Considered to be the best colour for offices, blue can naturally encourage productivity on a person that will see it. Blue is supposed to be the colour that stimulates the mind, which is why it is the perfect colour for office where employees would often do repetitive tasks, as the colour can help energize the mind to continue doing tasks even if it is done over and over again. These repetitive tasks are often seen in call centers and accounting agencies, where most employees would usually do one type of activity every day. If you are going to buy blue furniture, make sure that you purchase ones with a lighter blue colour to make the office much livelier.
Green is often regarded as the “colour of money,” and because of this notion, this colour is often found in offices that are focused on bringing, giving, and managing money, such as banks and accounting agencies. In addition, green is also a calming colour, which is perfect for places likes spas and offices where employees do stressful activities or tasks, like computing, editing videos, or accounting. Much like the colour blue, the shade of green is also important when choosing furniture, as a darker shade of green may be more gloomy than calming. The shade of green found in US dollars are recommended, but if it is too light, a slighter darker shade is also great for furniture.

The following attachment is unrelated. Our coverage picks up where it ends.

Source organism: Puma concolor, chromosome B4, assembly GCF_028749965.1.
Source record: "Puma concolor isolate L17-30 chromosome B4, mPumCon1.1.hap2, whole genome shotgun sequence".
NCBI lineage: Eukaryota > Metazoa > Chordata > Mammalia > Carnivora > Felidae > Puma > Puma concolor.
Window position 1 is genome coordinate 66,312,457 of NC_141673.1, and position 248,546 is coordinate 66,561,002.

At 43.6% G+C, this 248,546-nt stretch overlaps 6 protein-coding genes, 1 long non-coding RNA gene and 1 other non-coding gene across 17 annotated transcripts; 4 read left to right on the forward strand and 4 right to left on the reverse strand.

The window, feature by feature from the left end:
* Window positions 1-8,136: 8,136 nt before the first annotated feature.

As opposed to blue being the colour of productivity, yellow is supposed to be the colour of creativity. In addition to being the colour that encourages people to use their creative juices for their tasks at the office, yellow is also considered a “happy” colour that gives out more positive vibes than any other colour. If your office has employees that perform creative tasks like making videos, writing articles, or designing products, then you can choose to have yellow pieces of furniture so that they will be motivated to be more creative. However, if the shade of yellow on the office is too bright, it may be too distracting for the employees, so it is recommended for furniture to have a balanced shade of yellow that is not too bright and not too dark.
Matching the colour of the furniture to the walls are also important for your office, as clashing colours may often influence people inside the office to be more confused rather than productive. So, if you are currently planning on designing the office for your company, make sure that the furniture you are going to buy should complement the colour of the walls for better interior design and better effect on people’s moods.